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PKF Predicts Second Amnesty For Offshore Account Holders

by Philip Morton, Investors

19 November 2007

Accounting firm PKF has predicted that the UK's HM Revenue & Customs (HMRC) will offer a second "amnesty" to those who owe tax on bank accounts overseas, and has suggested that this could undermine any incentive for tax evaders to volunteer their liabilities in future.

HMRC is currently receiving the final payments from its first Offshore Disclosure Facility (ODF), which ended earlier this year. Those who volunteered under this scheme had to pay the tax owed, interest and a 10% penalty.

The amnesty is expected to net the Treasury between GBP750 million and GBP1 billion in unpaid tax, but the final number of registrations remained small compared to the total number of people suspected of holding undeclared money in offshore accounts. Before the amnesty expired, HMRC sent out 200,000 letters warning that penalties would be "much higher than under the disclosure arrangements”.

John Cassidy, Tax Investigations Partner at PKF, observed that:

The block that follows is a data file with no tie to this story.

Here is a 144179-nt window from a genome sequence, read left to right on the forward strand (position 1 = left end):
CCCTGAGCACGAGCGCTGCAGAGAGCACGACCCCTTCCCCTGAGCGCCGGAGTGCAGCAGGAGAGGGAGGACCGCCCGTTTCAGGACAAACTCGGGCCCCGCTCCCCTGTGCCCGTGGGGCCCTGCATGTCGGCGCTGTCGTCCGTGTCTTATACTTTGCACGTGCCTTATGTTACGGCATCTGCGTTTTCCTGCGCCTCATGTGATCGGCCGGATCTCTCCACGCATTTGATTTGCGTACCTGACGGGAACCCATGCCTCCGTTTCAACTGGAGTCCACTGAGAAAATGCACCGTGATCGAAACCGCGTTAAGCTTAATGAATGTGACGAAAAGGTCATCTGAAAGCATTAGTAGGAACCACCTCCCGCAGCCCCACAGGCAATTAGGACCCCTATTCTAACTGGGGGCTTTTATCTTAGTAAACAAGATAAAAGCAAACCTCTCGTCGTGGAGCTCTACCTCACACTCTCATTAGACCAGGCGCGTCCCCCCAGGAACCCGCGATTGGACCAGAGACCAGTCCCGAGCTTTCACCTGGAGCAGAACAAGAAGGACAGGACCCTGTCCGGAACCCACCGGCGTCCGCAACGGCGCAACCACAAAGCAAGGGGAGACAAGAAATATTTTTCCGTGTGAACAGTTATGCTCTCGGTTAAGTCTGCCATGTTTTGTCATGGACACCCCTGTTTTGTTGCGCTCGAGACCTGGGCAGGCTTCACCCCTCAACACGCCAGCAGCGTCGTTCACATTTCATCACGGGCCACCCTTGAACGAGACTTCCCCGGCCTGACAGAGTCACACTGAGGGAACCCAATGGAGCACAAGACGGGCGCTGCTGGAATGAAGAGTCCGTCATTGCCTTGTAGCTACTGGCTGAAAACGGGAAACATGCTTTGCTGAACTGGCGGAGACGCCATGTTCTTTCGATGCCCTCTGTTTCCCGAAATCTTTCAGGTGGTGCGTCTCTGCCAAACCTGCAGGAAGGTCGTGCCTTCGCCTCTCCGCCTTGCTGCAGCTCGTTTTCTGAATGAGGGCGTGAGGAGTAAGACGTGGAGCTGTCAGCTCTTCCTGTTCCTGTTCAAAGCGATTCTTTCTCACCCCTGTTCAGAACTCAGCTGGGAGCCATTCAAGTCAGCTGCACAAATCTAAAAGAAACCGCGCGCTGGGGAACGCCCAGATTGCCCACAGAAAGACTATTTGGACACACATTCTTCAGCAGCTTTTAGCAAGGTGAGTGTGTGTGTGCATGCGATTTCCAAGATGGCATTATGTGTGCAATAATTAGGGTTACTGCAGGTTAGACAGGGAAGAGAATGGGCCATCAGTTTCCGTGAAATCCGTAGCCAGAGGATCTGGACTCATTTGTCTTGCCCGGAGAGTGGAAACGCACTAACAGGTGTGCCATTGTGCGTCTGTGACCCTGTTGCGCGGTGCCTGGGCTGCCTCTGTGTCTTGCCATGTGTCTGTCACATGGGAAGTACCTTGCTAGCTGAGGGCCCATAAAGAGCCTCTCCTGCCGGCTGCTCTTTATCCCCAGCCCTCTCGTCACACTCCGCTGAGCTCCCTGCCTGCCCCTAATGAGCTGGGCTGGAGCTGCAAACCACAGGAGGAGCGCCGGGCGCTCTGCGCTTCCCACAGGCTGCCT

"There would be no logic to setting the penalty for a second ODF at the same 10% level and still allowing those who ought to have come forward the first time to use the new facility. Where is the incentive to come forward now rather than wait until a later exercise? There is a serious danger that such exercises will stop being taken seriously if they happen every year without change."

He continued:

"What I think is needed is an updated model. The priority must be to incentivise more people to come forward and there are certainly lessons to be learnt from the first exercise. For instance, HMRC asked people to calculate and disclose unpaid tax as far back as 20 years which I believe dissuaded many people from utilising the facility. They either didn't have the old records anymore or it was simply such a daunting task that they would rather risk not disclosing."

"Reducing the length of time to be investigated to six years, perhaps counter-balanced by a different penalty structure, would provide a much greater incentive to people, which is the key issue. The more people come forward, the more tax arrears HMRC will collect – it should give more to get more."

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